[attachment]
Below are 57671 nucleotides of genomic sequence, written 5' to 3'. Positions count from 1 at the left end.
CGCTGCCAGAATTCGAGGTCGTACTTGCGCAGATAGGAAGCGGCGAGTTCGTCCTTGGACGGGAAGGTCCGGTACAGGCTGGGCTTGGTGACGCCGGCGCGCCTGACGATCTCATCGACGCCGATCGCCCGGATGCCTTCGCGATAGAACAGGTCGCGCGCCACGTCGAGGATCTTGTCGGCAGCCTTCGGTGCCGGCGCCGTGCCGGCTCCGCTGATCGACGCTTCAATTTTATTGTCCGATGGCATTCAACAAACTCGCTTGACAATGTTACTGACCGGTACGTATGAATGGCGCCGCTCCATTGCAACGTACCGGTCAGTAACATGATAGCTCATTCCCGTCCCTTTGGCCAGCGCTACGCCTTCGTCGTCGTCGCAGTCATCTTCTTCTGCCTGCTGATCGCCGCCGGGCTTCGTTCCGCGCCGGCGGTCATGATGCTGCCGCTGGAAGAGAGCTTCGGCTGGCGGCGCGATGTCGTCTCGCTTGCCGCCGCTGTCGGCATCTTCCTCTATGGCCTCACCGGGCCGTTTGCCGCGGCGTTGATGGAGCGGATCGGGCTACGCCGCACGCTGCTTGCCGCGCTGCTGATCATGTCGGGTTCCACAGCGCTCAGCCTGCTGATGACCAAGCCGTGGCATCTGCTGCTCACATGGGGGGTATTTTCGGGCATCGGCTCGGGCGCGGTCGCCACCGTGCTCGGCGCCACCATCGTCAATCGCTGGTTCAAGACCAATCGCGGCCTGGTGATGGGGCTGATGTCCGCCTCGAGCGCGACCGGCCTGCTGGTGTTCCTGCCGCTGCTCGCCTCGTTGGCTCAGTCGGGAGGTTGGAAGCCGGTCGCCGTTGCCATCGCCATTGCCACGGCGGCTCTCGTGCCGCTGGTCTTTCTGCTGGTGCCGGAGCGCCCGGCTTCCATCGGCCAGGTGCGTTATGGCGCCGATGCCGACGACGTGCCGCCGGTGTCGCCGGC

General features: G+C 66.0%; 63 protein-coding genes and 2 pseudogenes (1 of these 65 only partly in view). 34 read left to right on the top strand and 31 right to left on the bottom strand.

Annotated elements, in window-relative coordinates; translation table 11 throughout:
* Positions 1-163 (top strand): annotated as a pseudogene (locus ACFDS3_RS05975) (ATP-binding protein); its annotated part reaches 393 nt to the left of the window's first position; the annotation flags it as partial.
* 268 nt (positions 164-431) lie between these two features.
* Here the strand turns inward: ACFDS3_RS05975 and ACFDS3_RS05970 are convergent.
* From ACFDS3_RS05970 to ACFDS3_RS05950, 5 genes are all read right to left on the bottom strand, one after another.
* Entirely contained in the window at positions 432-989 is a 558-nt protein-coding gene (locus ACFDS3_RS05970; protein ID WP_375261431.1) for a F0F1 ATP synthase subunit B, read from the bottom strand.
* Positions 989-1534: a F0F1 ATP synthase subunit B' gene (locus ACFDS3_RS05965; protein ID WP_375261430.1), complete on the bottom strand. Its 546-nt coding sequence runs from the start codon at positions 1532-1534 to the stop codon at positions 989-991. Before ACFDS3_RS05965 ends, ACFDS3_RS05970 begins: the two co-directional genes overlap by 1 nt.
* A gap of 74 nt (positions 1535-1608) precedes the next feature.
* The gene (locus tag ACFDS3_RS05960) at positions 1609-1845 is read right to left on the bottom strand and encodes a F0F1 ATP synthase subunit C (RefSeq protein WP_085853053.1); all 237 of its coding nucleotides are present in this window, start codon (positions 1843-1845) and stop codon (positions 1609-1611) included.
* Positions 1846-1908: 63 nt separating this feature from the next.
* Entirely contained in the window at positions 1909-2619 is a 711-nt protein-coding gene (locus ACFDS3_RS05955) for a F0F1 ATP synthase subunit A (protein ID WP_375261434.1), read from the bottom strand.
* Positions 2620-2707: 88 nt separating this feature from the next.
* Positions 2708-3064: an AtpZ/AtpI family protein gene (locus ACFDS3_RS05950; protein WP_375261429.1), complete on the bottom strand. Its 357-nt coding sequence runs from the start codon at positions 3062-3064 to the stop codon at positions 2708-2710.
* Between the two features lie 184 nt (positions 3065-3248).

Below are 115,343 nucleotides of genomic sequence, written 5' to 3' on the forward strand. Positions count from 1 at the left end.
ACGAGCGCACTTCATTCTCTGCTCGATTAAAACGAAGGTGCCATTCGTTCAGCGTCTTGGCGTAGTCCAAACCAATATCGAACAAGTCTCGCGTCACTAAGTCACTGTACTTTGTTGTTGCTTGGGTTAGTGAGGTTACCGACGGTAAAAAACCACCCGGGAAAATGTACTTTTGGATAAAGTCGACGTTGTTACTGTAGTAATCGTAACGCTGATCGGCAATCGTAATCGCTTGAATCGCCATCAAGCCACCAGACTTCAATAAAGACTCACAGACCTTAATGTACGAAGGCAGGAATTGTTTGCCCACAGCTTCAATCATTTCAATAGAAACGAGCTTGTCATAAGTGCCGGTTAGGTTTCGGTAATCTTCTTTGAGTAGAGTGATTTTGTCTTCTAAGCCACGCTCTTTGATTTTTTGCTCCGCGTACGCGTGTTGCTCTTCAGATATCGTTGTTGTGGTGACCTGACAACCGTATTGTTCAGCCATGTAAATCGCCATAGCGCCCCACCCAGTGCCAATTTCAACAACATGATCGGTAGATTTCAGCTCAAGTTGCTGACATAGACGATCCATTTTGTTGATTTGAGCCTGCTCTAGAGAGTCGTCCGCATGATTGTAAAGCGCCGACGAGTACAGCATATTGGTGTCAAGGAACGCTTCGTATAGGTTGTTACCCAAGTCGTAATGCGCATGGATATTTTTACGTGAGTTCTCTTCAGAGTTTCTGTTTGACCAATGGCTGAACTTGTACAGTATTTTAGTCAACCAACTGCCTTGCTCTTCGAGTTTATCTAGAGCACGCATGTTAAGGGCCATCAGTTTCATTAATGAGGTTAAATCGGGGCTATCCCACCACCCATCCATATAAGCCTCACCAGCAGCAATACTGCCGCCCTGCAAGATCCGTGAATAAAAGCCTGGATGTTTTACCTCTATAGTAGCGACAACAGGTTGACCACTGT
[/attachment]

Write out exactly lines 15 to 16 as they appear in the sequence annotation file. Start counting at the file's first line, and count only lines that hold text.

* Positions 2620-2707: 88 nt separating this feature from the next.
* Positions 2708-3064: an AtpZ/AtpI family protein gene (locus ACFDS3_RS05950; protein WP_375261429.1), complete on the bottom strand. Its 357-nt coding sequence runs from the start codon at positions 3062-3064 to the stop codon at positions 2708-2710.